Stage director Alison Moritz continues her season of leading world premieres and company debuts, with her return to Washington National Opera’s American Opera Initiative, leading Kamala Sankaram’s Taking Up Serpents. Anne Midgette previews the piece ahead of it’s January 11, 2019 premiere.
L2 Artists is proud to welcome four new artists to their growing roster of international artists.
Soprano Diana Newman is a graduate of the Ryan Opera Center. This season she returns to the Lyric Opera of Chicago for their production of Siegfried, sings Carmina Burana with the Rochester Philharmonic, and makes her Alabama Symphony debut in performances of Beethoven’s Symphony No. 9.
Baritone Alexander Birch Elliott recently jumped onto the international scene, replacing an ill colleague at The Metropolitan Opera as Zurga in Pearl Fishers, eventually taking over the entire run of performances. Further performances this season include Silvio in Pagliacci for Opera Omaha, and Belcore in L’elisir d’amore with Virginia Opera.
Soprano Rachel Sterrenberg is a graduate of the Curtis Institute of Music and a former Resident Artist with Opera Philadelphia. Most recently she made her debut with The Atlanta Opera as Chan Parker in Charlier Parker’s YARDBIRD, a role she created at Opera Philadelphia with further performances at Lyric Opera of Chicago, English National Opera, and Madison Opera.
Tenor Jonathan Burton is heard around the world in the most demanding tenor repertoire. He is regularly heard as Canio in Pagliacci, Cavaradossi in Tosca, Calaf in Turandot, Manrico in Il trovatore, and Dick Johnson in La fanciulla del West. This seasons he appears with Lyric Opera of Chicago, Opera Omaha, Sarasota Opera, Knoxville Opera, and in various concerts throughout the United States.
“Ultimately, the glory of “The Love Potion” is Martin’s magnificent score, which Benjamin Makino conducted meticulously. Makino, consistently sensitive to the work’s exquisite timing and placement of dynamics and color, made the most of the composer’s subtle chamber orchestra textures.” – Rick Schultz, Los Angeles Times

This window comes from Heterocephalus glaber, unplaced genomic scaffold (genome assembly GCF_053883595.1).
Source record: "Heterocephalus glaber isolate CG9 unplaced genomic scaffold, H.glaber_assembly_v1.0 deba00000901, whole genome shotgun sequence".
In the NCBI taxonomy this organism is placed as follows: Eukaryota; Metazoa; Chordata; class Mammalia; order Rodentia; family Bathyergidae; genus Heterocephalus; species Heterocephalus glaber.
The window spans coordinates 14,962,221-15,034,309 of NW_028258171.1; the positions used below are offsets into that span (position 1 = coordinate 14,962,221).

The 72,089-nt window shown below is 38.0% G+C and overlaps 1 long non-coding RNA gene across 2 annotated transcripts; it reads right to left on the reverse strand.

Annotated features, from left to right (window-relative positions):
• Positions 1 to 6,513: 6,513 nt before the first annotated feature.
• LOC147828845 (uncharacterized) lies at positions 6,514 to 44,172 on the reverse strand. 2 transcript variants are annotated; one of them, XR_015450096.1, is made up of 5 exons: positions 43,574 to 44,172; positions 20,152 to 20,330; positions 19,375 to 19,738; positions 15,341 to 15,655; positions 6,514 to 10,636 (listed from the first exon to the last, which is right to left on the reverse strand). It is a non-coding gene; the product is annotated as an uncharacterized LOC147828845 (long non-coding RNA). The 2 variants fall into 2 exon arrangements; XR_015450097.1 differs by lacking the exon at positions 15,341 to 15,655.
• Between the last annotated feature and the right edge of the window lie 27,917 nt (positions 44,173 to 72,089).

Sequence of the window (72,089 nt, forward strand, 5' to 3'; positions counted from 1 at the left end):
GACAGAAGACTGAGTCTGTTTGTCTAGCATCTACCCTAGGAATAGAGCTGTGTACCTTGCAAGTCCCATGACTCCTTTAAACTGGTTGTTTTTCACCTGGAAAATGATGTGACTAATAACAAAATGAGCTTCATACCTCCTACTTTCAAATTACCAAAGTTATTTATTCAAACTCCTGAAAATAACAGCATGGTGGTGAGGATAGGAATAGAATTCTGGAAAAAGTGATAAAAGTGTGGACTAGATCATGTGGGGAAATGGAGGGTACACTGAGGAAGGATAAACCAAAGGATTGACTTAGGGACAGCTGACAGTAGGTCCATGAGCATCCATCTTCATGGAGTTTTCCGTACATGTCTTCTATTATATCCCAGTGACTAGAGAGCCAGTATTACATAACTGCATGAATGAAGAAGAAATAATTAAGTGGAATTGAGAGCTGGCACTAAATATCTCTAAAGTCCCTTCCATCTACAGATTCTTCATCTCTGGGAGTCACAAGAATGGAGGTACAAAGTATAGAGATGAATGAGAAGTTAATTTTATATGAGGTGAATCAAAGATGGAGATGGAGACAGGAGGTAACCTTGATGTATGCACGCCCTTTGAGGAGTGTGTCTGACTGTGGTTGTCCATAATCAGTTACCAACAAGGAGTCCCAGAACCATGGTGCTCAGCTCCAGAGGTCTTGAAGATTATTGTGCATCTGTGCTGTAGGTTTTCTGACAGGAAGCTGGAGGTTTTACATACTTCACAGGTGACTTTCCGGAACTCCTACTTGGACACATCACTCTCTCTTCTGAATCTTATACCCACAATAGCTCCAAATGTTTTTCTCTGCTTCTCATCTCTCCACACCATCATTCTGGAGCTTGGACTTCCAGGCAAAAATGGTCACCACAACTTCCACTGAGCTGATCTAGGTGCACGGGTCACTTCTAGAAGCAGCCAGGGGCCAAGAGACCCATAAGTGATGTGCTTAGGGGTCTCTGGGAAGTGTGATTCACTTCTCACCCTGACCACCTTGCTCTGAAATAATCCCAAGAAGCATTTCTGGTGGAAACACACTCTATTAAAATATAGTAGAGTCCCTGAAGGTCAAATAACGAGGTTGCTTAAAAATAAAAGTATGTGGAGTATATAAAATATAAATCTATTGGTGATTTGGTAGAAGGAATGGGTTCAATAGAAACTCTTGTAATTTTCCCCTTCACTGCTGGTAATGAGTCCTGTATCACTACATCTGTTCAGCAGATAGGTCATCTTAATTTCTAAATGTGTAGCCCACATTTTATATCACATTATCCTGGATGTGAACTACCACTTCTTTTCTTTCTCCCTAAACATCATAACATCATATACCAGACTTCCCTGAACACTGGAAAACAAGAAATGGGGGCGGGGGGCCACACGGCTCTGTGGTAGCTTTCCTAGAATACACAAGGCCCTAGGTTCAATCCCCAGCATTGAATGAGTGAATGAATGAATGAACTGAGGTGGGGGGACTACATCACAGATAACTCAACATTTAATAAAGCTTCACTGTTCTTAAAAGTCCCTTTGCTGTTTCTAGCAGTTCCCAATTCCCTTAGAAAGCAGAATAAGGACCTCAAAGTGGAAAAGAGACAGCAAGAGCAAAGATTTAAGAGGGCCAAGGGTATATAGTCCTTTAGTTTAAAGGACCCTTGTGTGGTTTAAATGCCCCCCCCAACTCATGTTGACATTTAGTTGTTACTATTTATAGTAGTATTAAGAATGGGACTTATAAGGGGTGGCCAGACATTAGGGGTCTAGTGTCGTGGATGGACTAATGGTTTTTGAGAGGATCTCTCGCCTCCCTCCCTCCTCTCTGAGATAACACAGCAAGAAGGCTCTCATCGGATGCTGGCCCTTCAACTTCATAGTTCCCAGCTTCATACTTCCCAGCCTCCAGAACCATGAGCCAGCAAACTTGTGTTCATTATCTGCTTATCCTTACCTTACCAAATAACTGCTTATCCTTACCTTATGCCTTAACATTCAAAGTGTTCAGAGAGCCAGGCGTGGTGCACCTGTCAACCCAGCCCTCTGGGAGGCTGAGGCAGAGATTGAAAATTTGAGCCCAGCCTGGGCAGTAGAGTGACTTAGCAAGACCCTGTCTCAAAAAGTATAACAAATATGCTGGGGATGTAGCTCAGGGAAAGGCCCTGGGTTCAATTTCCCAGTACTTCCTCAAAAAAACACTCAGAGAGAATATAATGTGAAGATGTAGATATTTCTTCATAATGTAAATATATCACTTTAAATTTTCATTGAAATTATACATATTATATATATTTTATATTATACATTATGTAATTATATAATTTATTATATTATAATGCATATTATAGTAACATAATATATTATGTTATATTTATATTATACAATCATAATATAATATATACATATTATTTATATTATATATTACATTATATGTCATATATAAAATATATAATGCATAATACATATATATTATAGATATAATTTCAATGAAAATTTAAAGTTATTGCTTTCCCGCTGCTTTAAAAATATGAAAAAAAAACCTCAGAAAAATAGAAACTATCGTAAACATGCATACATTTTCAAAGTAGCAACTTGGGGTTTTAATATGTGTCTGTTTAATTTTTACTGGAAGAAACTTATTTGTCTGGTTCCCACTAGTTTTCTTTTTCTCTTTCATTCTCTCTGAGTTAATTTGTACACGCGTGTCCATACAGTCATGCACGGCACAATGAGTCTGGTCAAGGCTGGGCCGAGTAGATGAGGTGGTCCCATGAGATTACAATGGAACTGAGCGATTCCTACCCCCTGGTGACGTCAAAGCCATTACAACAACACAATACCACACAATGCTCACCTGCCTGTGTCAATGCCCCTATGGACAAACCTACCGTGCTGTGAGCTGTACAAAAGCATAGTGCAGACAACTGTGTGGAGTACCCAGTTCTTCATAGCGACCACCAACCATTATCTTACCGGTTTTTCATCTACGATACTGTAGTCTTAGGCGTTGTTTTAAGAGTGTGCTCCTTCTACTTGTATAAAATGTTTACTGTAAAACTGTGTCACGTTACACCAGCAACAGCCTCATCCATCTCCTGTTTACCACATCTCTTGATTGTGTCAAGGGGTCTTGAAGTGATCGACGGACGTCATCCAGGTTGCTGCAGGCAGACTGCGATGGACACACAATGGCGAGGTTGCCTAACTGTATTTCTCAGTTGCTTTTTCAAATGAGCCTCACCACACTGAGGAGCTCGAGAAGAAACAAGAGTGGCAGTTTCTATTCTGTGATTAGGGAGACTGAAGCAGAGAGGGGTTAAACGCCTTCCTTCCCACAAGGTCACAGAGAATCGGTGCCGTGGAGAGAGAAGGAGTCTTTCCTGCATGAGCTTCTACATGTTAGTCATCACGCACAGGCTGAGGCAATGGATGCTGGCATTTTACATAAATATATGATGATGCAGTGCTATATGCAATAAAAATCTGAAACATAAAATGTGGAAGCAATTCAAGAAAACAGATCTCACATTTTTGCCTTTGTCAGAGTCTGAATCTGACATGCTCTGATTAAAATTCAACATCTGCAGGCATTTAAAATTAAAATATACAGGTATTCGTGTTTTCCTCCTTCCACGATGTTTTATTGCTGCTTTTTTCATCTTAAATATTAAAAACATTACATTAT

“With subtle but informative gestures, Makino led his players in sensible tempi and added pathos to the performance of this music written in a style that showed the influences of both Claude Debussy and Arnold Schoenberg. Although much of the orchestral music worked its magic in a subdued manner, this conductor partnered with the singers as they dramatized their parts on stage.” – Maria Nockin, Operawire
“Soprano Pureum Jo was a Susanna both lovely and lyrical, her dramatics faultless and her control in her delicate garden aria — 2½ hours into this production — was impressive. And, yes, it was fun watching her punch out Figaro a few times for attempting to trick her himself.” – Naples Daily News
Chuck Hudson’s zany and feisty Don Pasquale (production owned and created by Arizona Opera) opened the Fort Worth Opera Festival on Saturday, April 28, 2018. Reviewers have praised the production since it’s inception, with further performances with Cincinnati Opera, Atlanta Opera, and Minnesota Opera. The production will travel to Pittsburgh Opera in the 2018-2019 season.
Texas Classical Review said of the performance in Fort Worth: “Director Chuck Hudson, known for his innovative approach to opera, created this version for Arizona Opera in 2014, with whimsical sets by Peter Nolle and equally engaging costumes by Kathleen Trott. With a few minor adjustments in the text, some added scene-change music (with fake classic film footage) and lots of mild visual slapstick, the production neatly enhances and retells this predictable romance for 21st Century audiences.”
For more information on Chuck Hudson’s productions, please visit www.chdirector.com.